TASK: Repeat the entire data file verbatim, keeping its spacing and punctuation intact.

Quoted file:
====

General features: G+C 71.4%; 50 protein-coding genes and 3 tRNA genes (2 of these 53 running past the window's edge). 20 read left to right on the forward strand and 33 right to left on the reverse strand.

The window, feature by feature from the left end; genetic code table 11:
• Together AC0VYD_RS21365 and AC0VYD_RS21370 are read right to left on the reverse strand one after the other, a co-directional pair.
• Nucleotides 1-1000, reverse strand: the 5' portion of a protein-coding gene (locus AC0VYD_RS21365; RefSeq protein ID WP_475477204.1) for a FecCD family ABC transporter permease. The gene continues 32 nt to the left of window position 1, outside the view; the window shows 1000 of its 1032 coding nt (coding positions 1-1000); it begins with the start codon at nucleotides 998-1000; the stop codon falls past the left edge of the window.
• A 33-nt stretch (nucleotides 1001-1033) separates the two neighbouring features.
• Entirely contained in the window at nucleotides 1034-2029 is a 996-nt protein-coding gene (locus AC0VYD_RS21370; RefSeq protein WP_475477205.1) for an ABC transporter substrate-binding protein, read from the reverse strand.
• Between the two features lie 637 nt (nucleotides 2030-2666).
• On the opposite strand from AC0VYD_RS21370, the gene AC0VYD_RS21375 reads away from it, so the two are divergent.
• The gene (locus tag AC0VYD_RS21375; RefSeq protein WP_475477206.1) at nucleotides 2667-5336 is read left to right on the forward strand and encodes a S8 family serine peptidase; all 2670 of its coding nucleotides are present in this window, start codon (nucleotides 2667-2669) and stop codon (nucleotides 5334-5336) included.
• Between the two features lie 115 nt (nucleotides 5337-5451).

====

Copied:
General features: G+C 71.4%; 50 protein-coding genes and 3 tRNA genes (2 of these 53 running past the window's edge). 20 read left to right on the forward strand and 33 right to left on the reverse strand.

The window, feature by feature from the left end; genetic code table 11:
• Together AC0VYD_RS21365 and AC0VYD_RS21370 are read right to left on the reverse strand one after the other, a co-directional pair.
• Nucleotides 1-1000, reverse strand: the 5' portion of a protein-coding gene (locus AC0VYD_RS21365; RefSeq protein ID WP_475477204.1) for a FecCD family ABC transporter permease. The gene continues 32 nt to the left of window position 1, outside the view; the window shows 1000 of its 1032 coding nt (coding positions 1-1000); it begins with the start codon at nucleotides 998-1000; the stop codon falls past the left edge of the window.
• A 33-nt stretch (nucleotides 1001-1033) separates the two neighbouring features.
• Entirely contained in the window at nucleotides 1034-2029 is a 996-nt protein-coding gene (locus AC0VYD_RS21370; RefSeq protein WP_475477205.1) for an ABC transporter substrate-binding protein, read from the reverse strand.
• Between the two features lie 637 nt (nucleotides 2030-2666).
• On the opposite strand from AC0VYD_RS21370, the gene AC0VYD_RS21375 reads away from it, so the two are divergent.
• The gene (locus tag AC0VYD_RS21375; RefSeq protein WP_475477206.1) at nucleotides 2667-5336 is read left to right on the forward strand and encodes a S8 family serine peptidase; all 2670 of its coding nucleotides are present in this window, start codon (nucleotides 2667-2669) and stop codon (nucleotides 5334-5336) included.
• Between the two features lie 115 nt (nucleotides 5337-5451).